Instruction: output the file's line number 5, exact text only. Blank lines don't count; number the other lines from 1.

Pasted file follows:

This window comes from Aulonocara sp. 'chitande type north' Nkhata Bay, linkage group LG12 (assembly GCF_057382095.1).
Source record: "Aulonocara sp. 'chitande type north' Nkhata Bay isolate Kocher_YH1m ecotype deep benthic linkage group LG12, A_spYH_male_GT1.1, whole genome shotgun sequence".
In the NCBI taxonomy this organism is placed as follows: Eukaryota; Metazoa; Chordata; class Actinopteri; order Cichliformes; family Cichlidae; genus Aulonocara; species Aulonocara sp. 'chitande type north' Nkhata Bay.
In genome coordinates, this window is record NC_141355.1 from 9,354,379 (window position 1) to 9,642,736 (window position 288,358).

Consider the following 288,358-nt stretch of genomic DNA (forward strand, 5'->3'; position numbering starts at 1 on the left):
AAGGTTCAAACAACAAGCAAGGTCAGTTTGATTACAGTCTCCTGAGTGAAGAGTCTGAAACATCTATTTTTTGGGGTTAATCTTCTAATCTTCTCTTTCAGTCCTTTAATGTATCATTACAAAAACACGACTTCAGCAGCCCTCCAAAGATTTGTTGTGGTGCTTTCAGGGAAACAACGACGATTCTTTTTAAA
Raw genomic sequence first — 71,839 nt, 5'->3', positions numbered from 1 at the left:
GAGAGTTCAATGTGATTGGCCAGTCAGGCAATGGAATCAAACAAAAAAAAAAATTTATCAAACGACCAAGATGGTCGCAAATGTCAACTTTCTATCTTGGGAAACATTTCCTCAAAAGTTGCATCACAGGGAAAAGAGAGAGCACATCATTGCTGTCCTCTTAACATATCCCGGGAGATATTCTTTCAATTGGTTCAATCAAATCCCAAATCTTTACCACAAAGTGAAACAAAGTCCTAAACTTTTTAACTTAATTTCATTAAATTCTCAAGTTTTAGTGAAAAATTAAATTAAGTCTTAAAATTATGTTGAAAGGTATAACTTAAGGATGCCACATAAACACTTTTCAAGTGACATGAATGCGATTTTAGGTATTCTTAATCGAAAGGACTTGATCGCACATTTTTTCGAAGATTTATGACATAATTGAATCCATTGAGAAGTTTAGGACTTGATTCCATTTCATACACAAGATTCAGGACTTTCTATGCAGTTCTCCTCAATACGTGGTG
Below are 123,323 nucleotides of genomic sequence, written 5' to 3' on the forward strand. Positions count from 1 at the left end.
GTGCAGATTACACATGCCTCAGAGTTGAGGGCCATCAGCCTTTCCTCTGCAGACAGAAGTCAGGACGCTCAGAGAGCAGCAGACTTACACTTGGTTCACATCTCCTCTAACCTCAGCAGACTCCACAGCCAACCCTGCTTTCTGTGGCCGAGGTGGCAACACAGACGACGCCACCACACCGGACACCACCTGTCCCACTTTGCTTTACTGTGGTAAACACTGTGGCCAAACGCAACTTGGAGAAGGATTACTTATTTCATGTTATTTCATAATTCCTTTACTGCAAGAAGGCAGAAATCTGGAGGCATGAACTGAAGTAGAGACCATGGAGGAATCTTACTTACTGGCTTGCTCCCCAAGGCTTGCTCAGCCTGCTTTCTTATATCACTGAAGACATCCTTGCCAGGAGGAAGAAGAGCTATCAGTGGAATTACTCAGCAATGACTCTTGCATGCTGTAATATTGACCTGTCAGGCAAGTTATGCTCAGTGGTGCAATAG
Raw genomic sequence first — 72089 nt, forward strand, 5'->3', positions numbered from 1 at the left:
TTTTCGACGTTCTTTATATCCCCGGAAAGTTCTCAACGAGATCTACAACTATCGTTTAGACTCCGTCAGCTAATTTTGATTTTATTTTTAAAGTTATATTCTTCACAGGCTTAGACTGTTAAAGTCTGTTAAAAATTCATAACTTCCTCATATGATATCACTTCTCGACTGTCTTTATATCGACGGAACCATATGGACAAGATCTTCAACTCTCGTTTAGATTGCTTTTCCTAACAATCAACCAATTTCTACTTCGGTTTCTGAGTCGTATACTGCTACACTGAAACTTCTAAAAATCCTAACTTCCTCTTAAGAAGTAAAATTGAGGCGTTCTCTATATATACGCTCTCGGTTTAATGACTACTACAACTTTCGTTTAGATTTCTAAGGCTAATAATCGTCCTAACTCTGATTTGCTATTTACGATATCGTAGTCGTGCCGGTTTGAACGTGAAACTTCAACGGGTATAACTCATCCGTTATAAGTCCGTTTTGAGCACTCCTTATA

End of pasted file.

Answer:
Consider the following 288,358-nt stretch of genomic DNA (forward strand, 5'->3'; position numbering starts at 1 on the left):